MILWAUKEE -- At the McDonald's near 76th and Good Hope, there's a lot on the menu. What's not is the secret ingredient -- and we're not talking about the special sauce. We're talking about the man who owns and operates the franchise store -- Robert Pyles.
Pyles is an Alabama native who opened his first McDonald's in Milwaukee 19 years ago. Today, he operates 16 McDonald's restaurants in Milwaukee. He’s the only African-American McDonald's franchise owner in Wisconsin. But there’s more. He’s also a minister at Abundant Faith Church of Integrity on Good Hope Road.
FOX6 News caught up with Pyles at the McDonald's headquarters on Milwaukee’s northwest side. We asked him how he keeps it all balanced.
"Halftime!" Pyles said.
What does that mean?
"When you deal with tragedies, in a basketball game, they got a halftime and you go in the locker room and you really begin to look at what happened in the first half. Make your changes," Pyles said.
Pyles said he practices that message everyday. It starts when he wakes up at 3:30 a.m. and hits the gym inside the McDonald's headquarters. It’s open to any McDonald's employee who wants to attend. Pyles said people do show up!
From there, it’s time to get down to work in what Pyles calls "the war room." That is a place where the strategy is laid out for the day-to-day operations required to run 16 stores.
"I don’t separate. I don’t wear no minister hat. I don’t wear a pastor’s hat. It’s the same thought. I try to run everything succinctly because I love what I’m doing. I don’t try to go out of the zone, so when people say the ministry, McDonald's and all that -- it’s all one hat." Pyles said.
Pyles is one of nine children raised by a single mother in a small town outside of Anniston, Alabama. He practiced putting on that “one hat” at an early age.
"My older brother passed away at 18, so I had to grow up at a young age. Always working, always providing. Feel like I had to be the man of the house," Pyles said.
After high school, Pyles went into the Air Force where he served for 15 years, living in Korea, North Dakota and Cheyenne, Wyoming. It was there that he started working at McDonald's part-time at night and on weekends to make some extra cash.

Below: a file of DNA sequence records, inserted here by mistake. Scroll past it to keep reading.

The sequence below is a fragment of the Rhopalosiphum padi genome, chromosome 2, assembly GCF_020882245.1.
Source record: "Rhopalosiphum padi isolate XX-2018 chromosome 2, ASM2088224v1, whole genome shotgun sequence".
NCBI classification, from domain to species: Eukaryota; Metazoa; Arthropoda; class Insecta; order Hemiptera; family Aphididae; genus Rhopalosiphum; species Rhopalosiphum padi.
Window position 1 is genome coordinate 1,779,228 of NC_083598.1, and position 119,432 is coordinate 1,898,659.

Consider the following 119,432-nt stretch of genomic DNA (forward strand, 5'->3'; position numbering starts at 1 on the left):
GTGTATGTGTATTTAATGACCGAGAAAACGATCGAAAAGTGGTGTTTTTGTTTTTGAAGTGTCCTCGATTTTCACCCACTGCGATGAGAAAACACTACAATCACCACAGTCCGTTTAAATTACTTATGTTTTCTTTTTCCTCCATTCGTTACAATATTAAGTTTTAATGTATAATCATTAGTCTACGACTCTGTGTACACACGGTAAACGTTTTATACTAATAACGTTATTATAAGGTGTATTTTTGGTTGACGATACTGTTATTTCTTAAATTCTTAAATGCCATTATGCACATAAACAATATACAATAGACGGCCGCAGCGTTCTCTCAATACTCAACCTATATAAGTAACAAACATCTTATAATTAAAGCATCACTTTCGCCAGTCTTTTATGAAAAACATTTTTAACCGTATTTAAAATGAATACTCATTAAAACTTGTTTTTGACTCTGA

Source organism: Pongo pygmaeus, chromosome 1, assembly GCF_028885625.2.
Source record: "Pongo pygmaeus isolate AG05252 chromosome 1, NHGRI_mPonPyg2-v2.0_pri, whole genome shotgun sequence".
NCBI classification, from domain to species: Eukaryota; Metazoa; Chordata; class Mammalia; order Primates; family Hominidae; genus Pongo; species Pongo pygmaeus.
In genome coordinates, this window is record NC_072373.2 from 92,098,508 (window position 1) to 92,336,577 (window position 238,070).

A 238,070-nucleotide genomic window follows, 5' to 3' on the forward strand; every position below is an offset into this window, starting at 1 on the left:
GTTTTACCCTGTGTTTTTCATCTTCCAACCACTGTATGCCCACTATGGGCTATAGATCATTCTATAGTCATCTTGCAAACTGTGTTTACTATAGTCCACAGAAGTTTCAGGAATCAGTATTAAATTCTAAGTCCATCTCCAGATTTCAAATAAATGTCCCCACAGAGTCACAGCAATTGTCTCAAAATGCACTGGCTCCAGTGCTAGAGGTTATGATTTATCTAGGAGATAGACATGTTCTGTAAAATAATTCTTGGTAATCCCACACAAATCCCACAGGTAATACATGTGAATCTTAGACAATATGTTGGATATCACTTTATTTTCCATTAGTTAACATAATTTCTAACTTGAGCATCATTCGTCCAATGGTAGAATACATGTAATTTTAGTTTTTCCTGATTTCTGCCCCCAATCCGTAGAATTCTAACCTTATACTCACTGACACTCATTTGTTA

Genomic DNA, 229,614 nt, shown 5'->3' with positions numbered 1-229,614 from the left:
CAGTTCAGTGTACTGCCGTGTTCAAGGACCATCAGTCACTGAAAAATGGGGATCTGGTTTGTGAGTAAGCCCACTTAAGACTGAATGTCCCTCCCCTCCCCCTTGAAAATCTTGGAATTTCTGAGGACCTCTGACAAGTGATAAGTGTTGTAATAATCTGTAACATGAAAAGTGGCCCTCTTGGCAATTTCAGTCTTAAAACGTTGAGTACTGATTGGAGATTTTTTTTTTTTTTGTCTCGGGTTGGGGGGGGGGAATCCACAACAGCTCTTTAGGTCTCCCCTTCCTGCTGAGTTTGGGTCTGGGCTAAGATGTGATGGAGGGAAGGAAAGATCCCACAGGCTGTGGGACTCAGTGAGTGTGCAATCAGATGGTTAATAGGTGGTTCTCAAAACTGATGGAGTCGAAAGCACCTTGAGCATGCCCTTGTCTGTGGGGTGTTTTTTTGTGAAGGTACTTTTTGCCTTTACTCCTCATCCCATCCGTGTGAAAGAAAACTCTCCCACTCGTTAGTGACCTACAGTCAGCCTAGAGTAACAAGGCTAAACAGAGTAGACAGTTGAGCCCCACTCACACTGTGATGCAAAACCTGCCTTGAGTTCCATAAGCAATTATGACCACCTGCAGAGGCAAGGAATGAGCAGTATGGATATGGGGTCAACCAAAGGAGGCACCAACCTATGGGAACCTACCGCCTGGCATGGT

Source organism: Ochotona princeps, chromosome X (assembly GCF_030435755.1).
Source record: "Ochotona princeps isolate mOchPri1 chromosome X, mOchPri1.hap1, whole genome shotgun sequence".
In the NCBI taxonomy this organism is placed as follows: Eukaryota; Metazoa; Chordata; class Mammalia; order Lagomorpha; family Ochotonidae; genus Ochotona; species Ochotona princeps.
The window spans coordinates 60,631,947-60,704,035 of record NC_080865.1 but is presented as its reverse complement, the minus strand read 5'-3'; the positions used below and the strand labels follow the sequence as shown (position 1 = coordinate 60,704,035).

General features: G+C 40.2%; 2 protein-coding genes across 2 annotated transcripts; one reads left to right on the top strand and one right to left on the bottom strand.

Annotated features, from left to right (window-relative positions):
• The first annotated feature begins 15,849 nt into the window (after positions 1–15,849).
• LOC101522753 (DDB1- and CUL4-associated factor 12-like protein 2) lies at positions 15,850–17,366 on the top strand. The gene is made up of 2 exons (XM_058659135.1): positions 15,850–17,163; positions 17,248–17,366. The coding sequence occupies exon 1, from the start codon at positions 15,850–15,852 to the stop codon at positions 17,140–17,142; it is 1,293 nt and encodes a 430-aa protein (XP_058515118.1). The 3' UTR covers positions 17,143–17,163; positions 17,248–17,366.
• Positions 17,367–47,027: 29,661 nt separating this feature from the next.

One of his mentors, Don Thompson, suggested he check out some restaurants in Milwaukee – a city Pyles knew nothing about.
"All I knew was Laverne and Shirley," Pyles said.
Pyles moved to Milwaukee with his wife Betty and their three children and never looked back.
"I love Milwaukee. I get upset. I love Milwaukee. You gotta go where you can flourish, you know? Milwaukee has been great," Pyles said.
On days where everything doesn’t go as planned, Pyles said he doesn’t dwell on it.
"One thing I learned a long time ago -- if I can’t change it, I can’t change it. If I can’t do something about it, if it’s not in my wheelhouse, or whatever, it’s OK," Pyles said. "Once you stress out and get upset, you can’t think."
Pyles also has a little reminder of how things used to be. There’s a framed picture that hangs in the room next to his office. It’s of a food stamp, and underneath reads "Never Forgotten." It’s a constant reminder of his childhood when there wasn’t a lot to go around. Despite that, he enjoys everyday and always has. Especially now. He says he is having the time of his life.
In case you're wondering -- does Pyles eat the food at McDonald's? When asked, he responded with an enthusiastic "yes!" He said he has his favorites, but the Filet-O-Fish probably tops them all.